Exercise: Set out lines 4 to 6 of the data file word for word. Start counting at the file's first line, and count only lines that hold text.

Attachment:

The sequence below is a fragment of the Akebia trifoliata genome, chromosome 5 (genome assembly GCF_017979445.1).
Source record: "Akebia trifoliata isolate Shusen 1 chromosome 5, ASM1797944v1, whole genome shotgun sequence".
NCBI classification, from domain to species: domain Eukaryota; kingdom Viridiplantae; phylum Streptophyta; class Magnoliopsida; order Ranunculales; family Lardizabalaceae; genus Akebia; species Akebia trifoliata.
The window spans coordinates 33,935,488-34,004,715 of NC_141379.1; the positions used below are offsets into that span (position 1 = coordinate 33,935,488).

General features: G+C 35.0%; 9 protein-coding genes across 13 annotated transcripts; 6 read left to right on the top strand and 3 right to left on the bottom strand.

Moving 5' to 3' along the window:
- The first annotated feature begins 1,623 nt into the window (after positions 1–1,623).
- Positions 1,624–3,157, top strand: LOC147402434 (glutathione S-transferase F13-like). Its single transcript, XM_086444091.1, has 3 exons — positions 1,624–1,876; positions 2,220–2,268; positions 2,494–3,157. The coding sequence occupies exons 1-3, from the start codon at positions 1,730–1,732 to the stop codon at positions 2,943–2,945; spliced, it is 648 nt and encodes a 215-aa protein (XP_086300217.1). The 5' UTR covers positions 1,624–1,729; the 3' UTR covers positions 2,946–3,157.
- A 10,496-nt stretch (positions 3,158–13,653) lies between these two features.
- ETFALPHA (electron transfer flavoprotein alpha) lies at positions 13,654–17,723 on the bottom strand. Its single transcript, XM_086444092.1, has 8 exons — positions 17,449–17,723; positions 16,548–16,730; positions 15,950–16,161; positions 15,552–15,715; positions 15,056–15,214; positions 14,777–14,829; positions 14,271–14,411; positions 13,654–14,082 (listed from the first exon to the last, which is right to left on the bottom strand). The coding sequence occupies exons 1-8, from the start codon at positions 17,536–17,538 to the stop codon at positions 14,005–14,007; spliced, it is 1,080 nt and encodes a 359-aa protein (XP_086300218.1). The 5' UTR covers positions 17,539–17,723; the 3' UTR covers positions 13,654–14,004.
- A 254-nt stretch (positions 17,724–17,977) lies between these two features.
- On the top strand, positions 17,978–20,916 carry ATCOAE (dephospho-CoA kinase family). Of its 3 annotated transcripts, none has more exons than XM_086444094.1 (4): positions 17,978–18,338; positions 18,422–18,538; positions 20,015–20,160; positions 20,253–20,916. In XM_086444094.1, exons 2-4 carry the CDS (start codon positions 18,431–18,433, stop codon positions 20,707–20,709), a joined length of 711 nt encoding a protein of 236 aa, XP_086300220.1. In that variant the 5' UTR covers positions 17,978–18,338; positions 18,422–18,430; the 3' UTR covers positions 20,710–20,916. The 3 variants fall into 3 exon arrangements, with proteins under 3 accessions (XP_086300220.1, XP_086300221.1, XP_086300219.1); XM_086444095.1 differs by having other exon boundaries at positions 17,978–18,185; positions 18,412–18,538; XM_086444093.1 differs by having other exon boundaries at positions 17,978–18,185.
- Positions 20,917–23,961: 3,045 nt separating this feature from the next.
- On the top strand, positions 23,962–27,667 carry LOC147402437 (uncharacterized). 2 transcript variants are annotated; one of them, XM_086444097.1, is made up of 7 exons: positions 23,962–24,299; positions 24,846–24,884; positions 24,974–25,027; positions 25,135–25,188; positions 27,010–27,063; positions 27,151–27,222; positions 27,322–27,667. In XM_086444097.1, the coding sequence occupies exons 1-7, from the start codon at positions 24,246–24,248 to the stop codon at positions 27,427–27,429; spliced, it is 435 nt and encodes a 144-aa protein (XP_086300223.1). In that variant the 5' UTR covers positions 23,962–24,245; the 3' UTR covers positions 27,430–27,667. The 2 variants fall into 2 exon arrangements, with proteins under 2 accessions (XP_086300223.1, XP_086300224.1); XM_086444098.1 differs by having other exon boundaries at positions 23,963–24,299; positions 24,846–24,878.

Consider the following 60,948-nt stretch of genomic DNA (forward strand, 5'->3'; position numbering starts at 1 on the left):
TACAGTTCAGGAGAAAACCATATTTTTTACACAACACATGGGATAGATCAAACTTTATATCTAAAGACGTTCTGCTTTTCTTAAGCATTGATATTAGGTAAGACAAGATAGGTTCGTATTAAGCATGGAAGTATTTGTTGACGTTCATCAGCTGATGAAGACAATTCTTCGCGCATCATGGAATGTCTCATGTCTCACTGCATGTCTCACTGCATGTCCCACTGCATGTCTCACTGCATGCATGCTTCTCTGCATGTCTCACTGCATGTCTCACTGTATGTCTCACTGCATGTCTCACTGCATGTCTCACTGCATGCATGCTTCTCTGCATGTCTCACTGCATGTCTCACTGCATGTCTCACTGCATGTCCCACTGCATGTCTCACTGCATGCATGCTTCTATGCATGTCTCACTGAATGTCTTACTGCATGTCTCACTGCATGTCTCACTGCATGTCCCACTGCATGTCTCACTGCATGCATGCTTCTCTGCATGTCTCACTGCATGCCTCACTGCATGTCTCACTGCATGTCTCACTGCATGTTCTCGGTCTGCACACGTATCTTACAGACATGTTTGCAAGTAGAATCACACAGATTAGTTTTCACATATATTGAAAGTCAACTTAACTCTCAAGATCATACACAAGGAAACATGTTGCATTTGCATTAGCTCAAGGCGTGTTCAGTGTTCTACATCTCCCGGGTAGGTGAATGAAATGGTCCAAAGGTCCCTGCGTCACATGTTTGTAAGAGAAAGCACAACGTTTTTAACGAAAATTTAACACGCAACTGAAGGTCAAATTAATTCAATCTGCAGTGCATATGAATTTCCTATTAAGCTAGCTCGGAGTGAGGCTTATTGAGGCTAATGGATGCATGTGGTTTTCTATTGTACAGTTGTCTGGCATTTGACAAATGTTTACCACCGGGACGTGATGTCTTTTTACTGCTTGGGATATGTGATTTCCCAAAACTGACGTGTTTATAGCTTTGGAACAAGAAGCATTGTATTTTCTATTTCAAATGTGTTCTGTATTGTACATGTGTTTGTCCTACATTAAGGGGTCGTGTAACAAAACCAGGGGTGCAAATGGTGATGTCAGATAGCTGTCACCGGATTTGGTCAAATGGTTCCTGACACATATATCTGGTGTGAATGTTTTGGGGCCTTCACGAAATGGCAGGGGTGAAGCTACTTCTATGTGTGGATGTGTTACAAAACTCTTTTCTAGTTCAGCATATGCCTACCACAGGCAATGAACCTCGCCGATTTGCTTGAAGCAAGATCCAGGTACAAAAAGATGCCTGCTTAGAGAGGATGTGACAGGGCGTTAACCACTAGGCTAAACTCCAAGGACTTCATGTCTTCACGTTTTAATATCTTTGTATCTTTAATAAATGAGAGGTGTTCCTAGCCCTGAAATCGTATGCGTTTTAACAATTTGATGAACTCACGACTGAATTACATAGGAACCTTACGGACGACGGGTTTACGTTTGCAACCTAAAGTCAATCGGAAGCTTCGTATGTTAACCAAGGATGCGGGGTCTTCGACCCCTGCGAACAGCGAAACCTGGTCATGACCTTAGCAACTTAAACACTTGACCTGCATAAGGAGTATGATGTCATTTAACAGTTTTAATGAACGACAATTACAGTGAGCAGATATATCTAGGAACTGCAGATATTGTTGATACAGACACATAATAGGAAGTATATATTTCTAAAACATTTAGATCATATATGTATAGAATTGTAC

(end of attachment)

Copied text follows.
The window spans coordinates 33,935,488-34,004,715 of NC_141379.1; the positions used below are offsets into that span (position 1 = coordinate 33,935,488).

General features: G+C 35.0%; 9 protein-coding genes across 13 annotated transcripts; 6 read left to right on the top strand and 3 right to left on the bottom strand.

Moving 5' to 3' along the window: